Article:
China Makes Everything. Why Can't It Create Anything?

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Tony Law / Redux

A Foxconn plant in Shenzhen, which puts together, among other products, the iPhone.

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China's workers may not like it, but what they faced at Starnes' factory will become more common. China launched its economic ascent by tossing its giant, impoverished workforce into the global supply chain. Labor was so cheap and plentiful that few other countries could match it. But with the population aging rapidly, thanks to the government's one-child policy, the workforce is shrinking, while the abundance of opportunities in the fast-growing economy has made monotonous assembly-line work less appealing. As a result, wages are skyrocketing. Starnes says that over the past 10 years, the cost of a worker in his factory quintupled to $500 a month, and even with that increase, he couldn't find enough staff to fill his needs. By contrast, in Mumbai, where his new facility is based, workers are 75% cheaper and far more plentiful.

The competition for talent in China is so fierce that all sorts of employees earn well above what their counterparts receive in other emerging economies. According to data on median salaries collected by consulting firm Mercer, a machine operator earns $6,405 and a skilled secretary $11,213 in Beijing, significantly more than the $4,817 and $7,809, respectively, in India. "Companies have gone to China to find cheap labor, but it isn't there anymore," Starnes says. "Now you are forced to look elsewhere."

Rising costs are even making China less competitive compared with the U.S. The decision to offshore production to China was once almost automatic for American executives — high costs in the U.S. made staying almost impossible. But that is no longer true. Boston Consulting Group (BCG) figures that, taking into account rising wages, labor productivity and other factors, the cost of manufacturing in China will be roughly equal that in the U.S. by 2015. No wonder a BCG survey of large U.S. manufacturers, released in September, showed that 21% of the respondents were either actively bringing production back to America from China — a process known as reshoring — or planning to do so over the next two years.

Michael Araten, president of toymaker K'NEX, began reshoring in 2009 to preserve jobs at his Hatfield, Pa., factory during the Great Recession. Examining the operations, Araten came to realize that manufacturing in China was not as efficient as the firm had believed. There was what he calls the "China handicap" — the added burden of large inventories, inflexible supply chains and missed market opportunities caused by long-distance production. By investing in automation, K'NEX has been able to return almost all of its parts production and most of its finished product assembly back to Hatfield while maintaining profitability. "China is at an inflection point," says Araten. "The world inverted over the past 30 years and China benefited; now it is inverting again and America is the beneficiary."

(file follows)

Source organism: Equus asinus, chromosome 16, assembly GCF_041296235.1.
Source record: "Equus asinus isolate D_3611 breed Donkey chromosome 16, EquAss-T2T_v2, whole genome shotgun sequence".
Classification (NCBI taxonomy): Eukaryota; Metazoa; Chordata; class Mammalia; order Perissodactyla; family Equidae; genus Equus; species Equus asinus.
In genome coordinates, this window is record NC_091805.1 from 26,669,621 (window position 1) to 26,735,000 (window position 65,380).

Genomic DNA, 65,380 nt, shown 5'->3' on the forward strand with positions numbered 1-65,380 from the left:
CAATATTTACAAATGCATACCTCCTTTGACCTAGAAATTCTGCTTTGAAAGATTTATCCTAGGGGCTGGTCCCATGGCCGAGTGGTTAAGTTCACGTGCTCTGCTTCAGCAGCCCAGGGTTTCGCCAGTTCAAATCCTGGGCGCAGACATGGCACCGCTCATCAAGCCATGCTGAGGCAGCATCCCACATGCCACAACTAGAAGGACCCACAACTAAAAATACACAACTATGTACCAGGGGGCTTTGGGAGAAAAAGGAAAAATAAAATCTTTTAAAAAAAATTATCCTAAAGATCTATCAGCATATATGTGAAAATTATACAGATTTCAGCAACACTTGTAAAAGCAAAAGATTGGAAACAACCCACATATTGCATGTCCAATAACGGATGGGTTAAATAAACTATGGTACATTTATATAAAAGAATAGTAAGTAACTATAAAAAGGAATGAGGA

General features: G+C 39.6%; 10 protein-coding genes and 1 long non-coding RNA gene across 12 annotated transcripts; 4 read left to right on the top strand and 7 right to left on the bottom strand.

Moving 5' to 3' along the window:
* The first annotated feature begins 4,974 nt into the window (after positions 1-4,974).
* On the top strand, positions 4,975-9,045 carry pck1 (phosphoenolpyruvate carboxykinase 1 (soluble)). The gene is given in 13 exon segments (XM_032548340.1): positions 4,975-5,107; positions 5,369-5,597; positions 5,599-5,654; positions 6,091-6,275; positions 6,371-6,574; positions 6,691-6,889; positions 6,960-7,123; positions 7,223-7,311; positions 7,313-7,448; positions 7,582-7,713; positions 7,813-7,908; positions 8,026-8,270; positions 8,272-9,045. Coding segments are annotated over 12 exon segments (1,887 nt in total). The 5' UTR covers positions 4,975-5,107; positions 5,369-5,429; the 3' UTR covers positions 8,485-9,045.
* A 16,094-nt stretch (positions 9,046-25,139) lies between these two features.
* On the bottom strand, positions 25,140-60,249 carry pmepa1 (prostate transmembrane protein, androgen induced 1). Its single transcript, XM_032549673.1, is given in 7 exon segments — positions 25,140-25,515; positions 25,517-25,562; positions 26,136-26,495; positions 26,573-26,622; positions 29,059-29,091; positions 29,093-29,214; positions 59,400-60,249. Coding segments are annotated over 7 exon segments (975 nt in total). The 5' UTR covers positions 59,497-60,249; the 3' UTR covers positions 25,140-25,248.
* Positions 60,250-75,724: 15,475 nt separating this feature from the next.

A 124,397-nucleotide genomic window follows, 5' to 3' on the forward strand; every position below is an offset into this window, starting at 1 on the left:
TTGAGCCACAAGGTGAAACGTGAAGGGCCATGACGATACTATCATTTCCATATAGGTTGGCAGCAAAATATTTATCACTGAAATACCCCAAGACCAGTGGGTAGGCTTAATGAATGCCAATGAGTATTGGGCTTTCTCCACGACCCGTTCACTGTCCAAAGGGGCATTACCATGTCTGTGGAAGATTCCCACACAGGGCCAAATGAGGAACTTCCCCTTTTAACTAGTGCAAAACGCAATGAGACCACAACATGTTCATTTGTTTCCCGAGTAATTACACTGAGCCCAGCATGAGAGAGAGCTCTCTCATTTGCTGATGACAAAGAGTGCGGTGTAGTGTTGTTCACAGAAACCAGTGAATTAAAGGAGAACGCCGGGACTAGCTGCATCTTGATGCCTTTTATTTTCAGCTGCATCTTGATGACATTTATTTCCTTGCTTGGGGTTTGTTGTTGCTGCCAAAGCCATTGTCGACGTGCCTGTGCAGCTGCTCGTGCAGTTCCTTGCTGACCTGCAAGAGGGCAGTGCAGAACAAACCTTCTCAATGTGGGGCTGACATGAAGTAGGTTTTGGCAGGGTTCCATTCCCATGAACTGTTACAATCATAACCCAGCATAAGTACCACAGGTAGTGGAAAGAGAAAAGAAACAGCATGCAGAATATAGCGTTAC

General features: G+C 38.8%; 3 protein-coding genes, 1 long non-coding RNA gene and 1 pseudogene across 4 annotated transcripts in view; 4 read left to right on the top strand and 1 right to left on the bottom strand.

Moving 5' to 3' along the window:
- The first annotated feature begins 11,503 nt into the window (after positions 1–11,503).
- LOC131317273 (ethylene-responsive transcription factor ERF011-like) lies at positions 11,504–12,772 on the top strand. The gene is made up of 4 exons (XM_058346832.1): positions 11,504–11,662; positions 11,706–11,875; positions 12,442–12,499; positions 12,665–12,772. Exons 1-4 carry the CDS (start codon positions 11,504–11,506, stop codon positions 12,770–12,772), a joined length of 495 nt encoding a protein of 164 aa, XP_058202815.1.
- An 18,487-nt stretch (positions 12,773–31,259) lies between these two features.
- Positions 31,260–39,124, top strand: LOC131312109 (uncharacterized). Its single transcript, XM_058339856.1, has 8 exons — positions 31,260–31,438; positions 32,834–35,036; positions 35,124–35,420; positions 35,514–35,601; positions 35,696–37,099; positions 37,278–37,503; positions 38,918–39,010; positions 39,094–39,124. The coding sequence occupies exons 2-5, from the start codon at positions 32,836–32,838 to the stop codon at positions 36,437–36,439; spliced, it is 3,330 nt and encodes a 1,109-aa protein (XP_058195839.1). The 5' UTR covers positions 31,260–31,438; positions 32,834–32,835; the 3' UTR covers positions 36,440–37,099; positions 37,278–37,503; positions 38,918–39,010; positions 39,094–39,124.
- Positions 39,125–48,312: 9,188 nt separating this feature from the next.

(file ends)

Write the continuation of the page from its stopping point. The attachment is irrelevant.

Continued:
Not just foreign companies are looking to ship out. Last year, footwear maker Huajian, based in the southern industrial town of Dongguan, invested $15 million in Ethiopia for a factory, attracted by wages one-eighth of those in its Chinese plants. Over the next five years, Huajian plans to expand its workforce in the African nation from 2,800 employees today to 30,000. Huajian chairman Zhang Huarong believes Chinese shoemakers need to do more than compete on cost to ensure China's future in the industry — they must focus on R&D and improving productivity. "Before, the model was to follow the cheap labor, but now Chinese companies should change their attitude," he says.

Some Chinese companies, most notably telecom-equipment maker Huawei, are globally competitive. But they are rare. Most lag behind in critical technology. Ask Li Shufu, founder of Hangzhou-based Geely. In 2006, Geely made history by becoming the first Chinese automaker to display a model at the North American International Auto Show in Detroit. Back then, the hard-charging Li had a grand plan to export his small sedans to U.S. consumers. That never happened. Li wisely decided his cars simply weren't ready to compete in the tough American market. "Geely needs to improve in many aspects: skills, quality, maintenance, management," he admits.

Li could be speaking for his entire industry. China has dreams of becoming a rival to the U.S. and Japan in car manufacturing, but despite bottomless investment and state protection, the country's carmakers have not been able to compete head-to-head with foreign players. At home, international brands like Chevy, Volkswagen and Hyundai dominate 70% of the passenger-car market, according to research firm LMC Automotive. Overseas, Chinese exports are often driven by price-conscious consumers in poor nations. Geely and other Chinese carmakers have desperately been trying to improve by investing heavily in R&D and automation, and they are making progress. But a 2012 quality survey from the market-research firm J.D. Power shows Chinese-branded cars still suffer 80% more initial defects and other problems than international ones in China. "Putting together long-lasting, world-tested products — it takes years," says Kevin Wale, former president of GM in China. Chinese carmakers "are still going through a learning phase."

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